MLIR News, 38th edition (7/10 - 7/23/2021)

See the previous published edition.
Welcome to the thirty-eighth issue of the MLIR (bi)Weekly, a newsletter covering developments in MLIR, and related projects in the ecosystem. MLIR (bi)Weekly is brought to you by a collective effort of contributors, we welcome your contributions!

Highlights

MLIR Core

Infrastructure

  • InferShapedTypeOpInterface is split into two. One of the parts, ReifyRankedShapedTypeOpInterface handles the reification of the shape of a result type in terms of its operands when the type is ranked. This was previously done using the reifyReturnTypeShapesPerResultDim method in InferShapedTypeOpInterface. The newly created interface better matches needs of compilation lower down the stack which deals with ranked shape codegeneration, whereas the InferShapedTypeOpInterface better matches needs of compilation higher up the stack where unranked shapes are resolved. The pass ResolveShapedTypeResultDims is also split to reflect this change, with the ResolveRankedShapeTypeResultDims using the newly created interface.

Table-driven Infrastructure

Codegen

  • Sparse compiler progress:
    • Replaced linalg.copy with memref.copy, which will fit nicer with bufferization improvements (this also removed dependence on linalg-to-loops pass)
  • Landed the first version of software pipelining transformation.

SPIR-V

  • spv.GLSL.FMix was defined.

Build

  • libMLIRPublicAPI.so was removed. It was an early artifact of the Python integration and was not intended to force a shared library API for everyone. Note that we are not opposed to an aggregate library similar in purpose to this existing but the existing mechanic was wrong and needs to be revisited.
  • Python Build Re-engineering. The Python build was re-engineered to directly incorporate downstream packaging needs in the core setup. The design is based on creating static, self contained packages, as is a best practice for Python deployment. As a consequence, it also makes it impossible to have the “TypeID mismatches” that plagued previous versions. Downstreams updated: npcomp, circt, mlir-hlo. Looking for someone to finish an up-stream sample and exercise Windows builds (which should now work across projects).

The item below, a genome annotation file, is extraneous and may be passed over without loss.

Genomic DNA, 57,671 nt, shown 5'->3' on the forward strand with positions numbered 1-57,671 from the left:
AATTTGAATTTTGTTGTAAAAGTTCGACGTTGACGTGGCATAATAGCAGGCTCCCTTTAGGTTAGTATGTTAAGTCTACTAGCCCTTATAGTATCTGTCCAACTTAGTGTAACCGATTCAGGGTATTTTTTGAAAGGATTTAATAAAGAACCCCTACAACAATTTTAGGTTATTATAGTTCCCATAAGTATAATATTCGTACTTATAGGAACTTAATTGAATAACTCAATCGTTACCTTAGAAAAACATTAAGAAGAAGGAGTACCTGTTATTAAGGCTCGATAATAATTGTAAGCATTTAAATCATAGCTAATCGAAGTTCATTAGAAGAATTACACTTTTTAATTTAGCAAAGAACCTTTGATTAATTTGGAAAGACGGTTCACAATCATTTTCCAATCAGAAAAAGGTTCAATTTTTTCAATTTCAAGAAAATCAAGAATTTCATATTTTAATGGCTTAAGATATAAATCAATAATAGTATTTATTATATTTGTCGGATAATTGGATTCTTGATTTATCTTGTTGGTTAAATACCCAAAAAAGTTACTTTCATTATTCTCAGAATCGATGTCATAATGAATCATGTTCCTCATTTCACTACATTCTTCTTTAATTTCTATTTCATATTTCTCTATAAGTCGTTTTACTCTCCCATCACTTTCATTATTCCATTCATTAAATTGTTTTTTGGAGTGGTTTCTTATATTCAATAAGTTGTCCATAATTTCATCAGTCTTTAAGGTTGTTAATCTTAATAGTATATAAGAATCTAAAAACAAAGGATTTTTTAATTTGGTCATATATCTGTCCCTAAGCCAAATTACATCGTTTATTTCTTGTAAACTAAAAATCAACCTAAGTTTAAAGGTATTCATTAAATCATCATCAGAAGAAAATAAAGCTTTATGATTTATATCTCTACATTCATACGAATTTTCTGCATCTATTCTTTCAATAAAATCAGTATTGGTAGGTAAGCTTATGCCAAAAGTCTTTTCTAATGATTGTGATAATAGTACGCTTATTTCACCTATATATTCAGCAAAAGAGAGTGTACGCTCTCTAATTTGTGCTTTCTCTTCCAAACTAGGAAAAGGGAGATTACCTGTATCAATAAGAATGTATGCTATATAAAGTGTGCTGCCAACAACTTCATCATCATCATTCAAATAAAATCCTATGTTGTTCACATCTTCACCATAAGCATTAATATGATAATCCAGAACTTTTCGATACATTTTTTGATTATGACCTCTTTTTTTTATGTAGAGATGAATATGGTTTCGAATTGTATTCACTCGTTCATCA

• Emit strong definition for TypeID storage in Op/Type/Attributes definition (and dialects). It is our belief that with this patch and the previous, we should not be experiencing “TypeID mismatches” in MLIR based projects anymore. Please reach out if not the case.

In the Ecosystem

IREE : An Experimental MLIR Execution Environment

  • CUDA backend:
    • Many performance improvements across codegen and HAL, based on BertTraining model profiling. Optimized it to run in 135ms per iteration.

TensorFlow / MLIR-HLO

Kernel generator

  • Enabled unsigned int kernels for more TF ops (Cast, LeftShift, RightShift, NonEqual, Equal, BitwiseOr, BitwiseXor and more)
  • Lowering for AddOp/SubOp from ComplexDialect to Standard
  • Conversion of math::Exp2Op to NVVM/ROCDL.
  • Infrastructure for JIT compiled kernels is being added.

Recent Talks

Recent Publications

ScaleHLS: Scalable High-Level Synthesis through MLIR

High-level Synthesis (HLS) has been widely adopted as it significantly improves the hardware design productivity and enables efficient design space exploration (DSE). HLS tools can be used to deliver solutions for many different kinds of design problems, which are often better solved with different levels of abstraction. While existing HLS tools are built using compiler infrastructures largely based on a single-level abstraction (e.g., LLVM), we propose ScaleHLS, a next-generation HLS compilation flow, on top of a multi-level compiler infrastructure called MLIR, for the first time. By using an intermediate representation (IR) that can be better tuned to particular algorithms at different representation levels, we are able to build this new HLS tool that is more scalable and customizable towards various applications coming with intrinsic structural or functional hierarchies. ScaleHLS is able to represent and optimize HLS designs at multiple levels of abstraction and provides an HLS-dedicated transform and analysis library to solve the optimization problems at the suitable representation levels. On top of the library, we also build an automated DSE engine to explore the multi-dimensional design space efficiently. In addition, we develop an HLS C front-end and a C/C++ emission back-end to translate HLS designs into/from MLIR for enabling the end-to-end ScaleHLS flow. Experimental results show that, comparing to the baseline designs only optimized by Xilinx Vivado HLS, ScaleHLS improves the performances with amazing quality-of-results – up to 768.1x better on computation kernel level programs and up to 3825.0x better on neural network models.

Do we have more detail on this to share Since I was looking at MLIR on bert?

THere are a list of things that were done (and more to come) which were done to get here. None of these were particularly novel. Just small tweaks and addressing low hanging fruits to get to this number. If you want more info on how to try this out, or have your own information to share, please reach out to the IREE discord channel.